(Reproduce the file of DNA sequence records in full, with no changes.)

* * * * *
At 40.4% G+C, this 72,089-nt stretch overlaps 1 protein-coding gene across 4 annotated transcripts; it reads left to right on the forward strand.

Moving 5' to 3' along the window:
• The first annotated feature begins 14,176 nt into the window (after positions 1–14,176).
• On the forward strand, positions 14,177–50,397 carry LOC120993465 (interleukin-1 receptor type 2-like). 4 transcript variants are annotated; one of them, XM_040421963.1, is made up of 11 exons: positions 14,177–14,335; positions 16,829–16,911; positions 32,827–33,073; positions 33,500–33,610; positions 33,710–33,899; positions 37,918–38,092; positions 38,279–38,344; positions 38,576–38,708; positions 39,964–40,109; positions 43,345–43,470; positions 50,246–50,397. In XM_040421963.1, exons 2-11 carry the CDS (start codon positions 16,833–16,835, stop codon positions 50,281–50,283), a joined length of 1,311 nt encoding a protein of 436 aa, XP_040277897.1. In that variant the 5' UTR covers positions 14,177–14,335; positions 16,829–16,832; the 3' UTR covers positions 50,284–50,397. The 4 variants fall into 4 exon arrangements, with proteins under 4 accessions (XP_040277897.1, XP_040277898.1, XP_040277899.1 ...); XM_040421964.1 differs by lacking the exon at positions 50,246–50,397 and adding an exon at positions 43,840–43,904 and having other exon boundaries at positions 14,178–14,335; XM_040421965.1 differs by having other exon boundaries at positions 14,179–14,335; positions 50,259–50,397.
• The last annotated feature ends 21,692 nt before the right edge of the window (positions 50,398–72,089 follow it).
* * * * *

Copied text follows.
At 40.4% G+C, this 72,089-nt stretch overlaps 1 protein-coding gene across 4 annotated transcripts; it reads left to right on the forward strand.

Moving 5' to 3' along the window:
• The first annotated feature begins 14,176 nt into the window (after positions 1–14,176).
• On the forward strand, positions 14,177–50,397 carry LOC120993465 (interleukin-1 receptor type 2-like). 4 transcript variants are annotated; one of them, XM_040421963.1, is made up of 11 exons: positions 14,177–14,335; positions 16,829–16,911; positions 32,827–33,073; positions 33,500–33,610; positions 33,710–33,899; positions 37,918–38,092; positions 38,279–38,344; positions 38,576–38,708; positions 39,964–40,109; positions 43,345–43,470; positions 50,246–50,397. In XM_040421963.1, exons 2-11 carry the CDS (start codon positions 16,833–16,835, stop codon positions 50,281–50,283), a joined length of 1,311 nt encoding a protein of 436 aa, XP_040277897.1. In that variant the 5' UTR covers positions 14,177–14,335; positions 16,829–16,832; the 3' UTR covers positions 50,284–50,397. The 4 variants fall into 4 exon arrangements, with proteins under 4 accessions (XP_040277897.1, XP_040277898.1, XP_040277899.1 ...); XM_040421964.1 differs by lacking the exon at positions 50,246–50,397 and adding an exon at positions 43,840–43,904 and having other exon boundaries at positions 14,178–14,335; XM_040421965.1 differs by having other exon boundaries at positions 14,179–14,335; positions 50,259–50,397.
• The last annotated feature ends 21,692 nt before the right edge of the window (positions 50,398–72,089 follow it).